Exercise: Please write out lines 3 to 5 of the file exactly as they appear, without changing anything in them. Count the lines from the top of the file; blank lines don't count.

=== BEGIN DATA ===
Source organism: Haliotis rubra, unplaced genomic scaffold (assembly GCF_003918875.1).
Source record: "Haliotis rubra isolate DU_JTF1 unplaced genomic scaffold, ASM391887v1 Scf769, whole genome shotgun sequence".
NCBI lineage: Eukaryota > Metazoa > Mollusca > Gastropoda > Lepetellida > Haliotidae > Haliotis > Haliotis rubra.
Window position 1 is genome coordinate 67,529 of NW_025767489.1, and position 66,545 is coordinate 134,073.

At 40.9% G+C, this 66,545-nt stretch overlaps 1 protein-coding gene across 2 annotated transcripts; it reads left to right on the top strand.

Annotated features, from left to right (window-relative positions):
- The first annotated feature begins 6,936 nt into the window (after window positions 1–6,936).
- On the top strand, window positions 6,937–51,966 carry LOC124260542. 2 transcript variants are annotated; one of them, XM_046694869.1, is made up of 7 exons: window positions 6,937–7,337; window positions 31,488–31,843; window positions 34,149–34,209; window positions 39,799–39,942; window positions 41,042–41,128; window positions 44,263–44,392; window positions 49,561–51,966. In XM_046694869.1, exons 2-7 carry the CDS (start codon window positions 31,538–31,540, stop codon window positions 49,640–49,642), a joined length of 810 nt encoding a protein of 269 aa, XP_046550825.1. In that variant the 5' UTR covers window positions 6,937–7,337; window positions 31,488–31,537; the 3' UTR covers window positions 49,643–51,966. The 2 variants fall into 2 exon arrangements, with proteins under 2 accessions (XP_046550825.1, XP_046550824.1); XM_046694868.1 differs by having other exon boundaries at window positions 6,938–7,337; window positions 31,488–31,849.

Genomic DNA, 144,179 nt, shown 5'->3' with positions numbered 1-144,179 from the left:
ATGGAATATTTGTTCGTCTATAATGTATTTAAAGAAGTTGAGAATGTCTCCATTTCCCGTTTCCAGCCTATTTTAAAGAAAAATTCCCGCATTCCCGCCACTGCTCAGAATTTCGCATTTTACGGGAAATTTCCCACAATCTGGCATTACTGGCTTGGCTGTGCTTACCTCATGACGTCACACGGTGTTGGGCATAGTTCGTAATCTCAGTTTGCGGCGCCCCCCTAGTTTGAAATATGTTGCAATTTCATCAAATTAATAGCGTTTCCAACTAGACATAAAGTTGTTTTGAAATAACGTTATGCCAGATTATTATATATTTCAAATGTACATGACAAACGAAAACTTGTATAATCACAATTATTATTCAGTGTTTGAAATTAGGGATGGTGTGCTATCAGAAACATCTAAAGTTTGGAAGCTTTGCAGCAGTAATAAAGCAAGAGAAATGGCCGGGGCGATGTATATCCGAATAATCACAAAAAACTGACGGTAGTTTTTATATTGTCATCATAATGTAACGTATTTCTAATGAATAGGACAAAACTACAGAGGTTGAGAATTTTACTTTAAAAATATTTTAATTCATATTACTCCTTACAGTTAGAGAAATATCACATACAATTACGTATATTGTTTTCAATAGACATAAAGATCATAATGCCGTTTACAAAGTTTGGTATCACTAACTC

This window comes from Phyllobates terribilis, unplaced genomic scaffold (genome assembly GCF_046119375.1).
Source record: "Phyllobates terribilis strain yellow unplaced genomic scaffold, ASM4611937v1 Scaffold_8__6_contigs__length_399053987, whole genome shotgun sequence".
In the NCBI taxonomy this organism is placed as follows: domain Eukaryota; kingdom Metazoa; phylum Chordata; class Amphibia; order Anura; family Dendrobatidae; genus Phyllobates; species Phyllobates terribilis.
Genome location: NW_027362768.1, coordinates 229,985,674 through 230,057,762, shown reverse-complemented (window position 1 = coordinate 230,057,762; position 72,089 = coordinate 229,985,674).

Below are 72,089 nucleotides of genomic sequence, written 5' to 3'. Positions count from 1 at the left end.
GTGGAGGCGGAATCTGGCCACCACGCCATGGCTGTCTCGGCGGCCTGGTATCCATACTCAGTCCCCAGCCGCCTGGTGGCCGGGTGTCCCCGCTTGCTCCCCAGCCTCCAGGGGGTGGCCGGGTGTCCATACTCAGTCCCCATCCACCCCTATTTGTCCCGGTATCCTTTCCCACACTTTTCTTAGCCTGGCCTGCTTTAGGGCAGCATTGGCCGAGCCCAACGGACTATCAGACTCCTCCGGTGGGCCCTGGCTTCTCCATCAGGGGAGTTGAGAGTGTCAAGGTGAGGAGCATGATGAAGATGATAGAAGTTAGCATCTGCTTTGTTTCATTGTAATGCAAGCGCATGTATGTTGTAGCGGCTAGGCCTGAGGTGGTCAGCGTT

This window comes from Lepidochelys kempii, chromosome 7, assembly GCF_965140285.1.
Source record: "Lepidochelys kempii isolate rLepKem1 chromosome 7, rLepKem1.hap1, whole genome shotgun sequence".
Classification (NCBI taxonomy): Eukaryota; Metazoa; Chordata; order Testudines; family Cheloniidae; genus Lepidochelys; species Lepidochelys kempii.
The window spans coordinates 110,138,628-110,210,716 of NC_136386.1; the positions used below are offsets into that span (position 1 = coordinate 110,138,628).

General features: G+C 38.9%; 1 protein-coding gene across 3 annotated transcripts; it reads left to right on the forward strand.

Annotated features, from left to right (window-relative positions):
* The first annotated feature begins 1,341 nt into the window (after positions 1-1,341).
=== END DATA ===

NCBI lineage: Eukaryota > Metazoa > Mollusca > Gastropoda > Lepetellida > Haliotidae > Haliotis > Haliotis rubra.
Window position 1 is genome coordinate 67,529 of NW_025767489.1, and position 66,545 is coordinate 134,073.

At 40.9% G+C, this 66,545-nt stretch overlaps 1 protein-coding gene across 2 annotated transcripts; it reads left to right on the top strand.